Facts About Throat Cancer

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Throat cancer is one of many cancers that affect the head and neck area, including the nasopharynx, the area of the throat behind the nose; the oropharynx, middle part of the throat; the hypopharynx, the bottom section of the throat; the oral cavity where the tongue sits; and the larynx, the area of the throat used for speaking . While cancers in this region can be painful and complex, the majority of patients, 65-80 percent, survive, according to Robert Haddad, MD. “Treatment requires a multidisciplinary approach, with a supportive care team including nutritionists, speech language pathologists, oral medicine experts, social …

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Five Myths About Breast Cancer

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There’s a broad range of news and information about breast cancer online. That creates wonderful opportunities to learn about prevention, treatment, cures and recurrence. But it also means you may run into confusing misinformation and oversimplifications. Here are some popular misconceptions:   MYTH #1 Most breast cancer is hereditary. While it’s true that a woman’s risk factor for developing breast cancer doubles if a first-degree relative has the disease, this statistic doesn’t tell the whole story. In the vast majority of cases, breast cancer is not caused by an inherited gene defect (or mutation). Only 5 to 10 percent of breast …

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Melanoma: Five Things You Need to Know

Stephen Hodi, MD

Although skin cancer is the most common cancer in the United States, melanoma accounts for less than 2 percent of all skin cancer cases. The disease, which will be diagnosed in around 76,000 Americans in 2014, is the most aggressive form of skin cancer. Melanoma begins in the melanocytes, which are found on the lower part of the epidermis. The disease can occur anywhere on the body and usually begins in a mole. “It is important that people protect themselves from the sun and make themselves aware of the signs and symptoms of melanoma to greatly reduce their risk of …

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DNA Test May Offer Alternative to Pap Smear

A Food and Drug Administration (FDA) panel has recommended that a DNA test should be the primary screening tool for cervical cancer, rather than the traditional Pap smear. The DNA test detects the DNA of human papillomavirus (HPV), the sexually transmitted infection that causes almost all cases of cervical cancer. “This is an important step forward for cervical cancer screening,” says Alexi Wright, MD, MPH, a medical oncologist in the Susan F. Smith Center for Women’s Cancers at Dana-Farber. Specifically, the DNA test screens for HPV-16 and HPV-18, the two highest-risk HPV strains, as well as 12 other high-risk HPV …

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Colorectal Cancer: Five Things You Need to Know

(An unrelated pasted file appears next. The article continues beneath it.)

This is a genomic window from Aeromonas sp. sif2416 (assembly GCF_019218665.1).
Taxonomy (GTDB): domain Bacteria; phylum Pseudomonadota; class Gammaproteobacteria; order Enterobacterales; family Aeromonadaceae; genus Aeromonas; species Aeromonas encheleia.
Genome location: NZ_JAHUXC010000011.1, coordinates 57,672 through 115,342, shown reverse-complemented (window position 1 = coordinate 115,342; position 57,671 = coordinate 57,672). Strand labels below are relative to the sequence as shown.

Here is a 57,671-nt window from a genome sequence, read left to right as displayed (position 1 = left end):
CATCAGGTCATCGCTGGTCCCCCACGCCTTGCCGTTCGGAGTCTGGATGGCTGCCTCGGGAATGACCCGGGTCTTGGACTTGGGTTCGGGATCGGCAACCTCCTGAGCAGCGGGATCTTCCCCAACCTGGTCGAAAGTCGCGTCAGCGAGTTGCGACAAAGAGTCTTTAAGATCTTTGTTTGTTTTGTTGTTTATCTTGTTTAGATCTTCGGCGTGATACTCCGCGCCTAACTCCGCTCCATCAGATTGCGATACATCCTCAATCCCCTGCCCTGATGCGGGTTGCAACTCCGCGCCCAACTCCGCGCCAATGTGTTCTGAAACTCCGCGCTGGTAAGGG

Colorectal cancer is the fourth most common cancer in the U.S., with about 143,000 new patients diagnosed last year. But thanks to increased awareness about screenings, the death rate from colorectal cancer has been dropping for more than 20 years. “For the most part, colorectal cancer is a curable and preventable disease,” says Jeffrey Meyerhardt, MD, MPH, clinical director of the Dana-Farber Gastrointestinal Cancer Treatment Center. “We have very good data that shows screening prevents disease and saves lives.” With March marking Colorectal Cancer Awareness Month, here are the answers to some key questions about the disease:

Is Cancer More Serious If You Also Have Another Disease?

When cancer develops in someone with other diseases, it can be more serious, according to a recent annual report from several national cancer organizations. “Cancer does not occur in isolation,” says Lawrence Shulman, MD, in commenting on the report. “It occurs in a human being, who may have other medical problems.”

Cervical Cancer Screenings: Five Things You Need to Know

Approximately 10,000-11,000 women in the U.S. are diagnosed with cervical cancer every year. But with women having regular cervical cancer screenings, incidence and death rates from the disease have decreased by at least 80 percent in the U.S. “Cervical cancer in the U.S. has become less of a frequently diagnosed cancer because of the institution of the Pap smear,” says Ursula Matulonis, MD, medical director of Gynecologic Oncology at the Susan F. Smith Center for Women’s Cancers at Dana-Farber. As January marks Cervical Cancer Awareness Month, here are five important questions about cervical cancer screening:

Can Eating an Alkaline Diet Lower My Risk of Getting Cancer?

Some people claim that if the fluids and tissues in your body become too acidic – that is, if the concentration of hydrogen in them is too high – your chance of developing cancer increases. Similar claims state that by reducing your intake of certain foods, you can lower your acidity levels, making the body more “alkaline” and less hospitable to cancer.

Easing the Way for Cancer Patients with Other Hardships

By Christopher Lathan, MD, MS, MPH When cancer strikes someone who is already facing other hardships – for example, he or she is poor, alone, or has a language barrier – the experience is very different than it might be for someone who has more resources and support. The Cancer Care Equity Program at Dana-Farber, which is funded by the Kraft Family Foundation, helps vulnerable patients in the community obtain the cancer care they might not receive otherwise.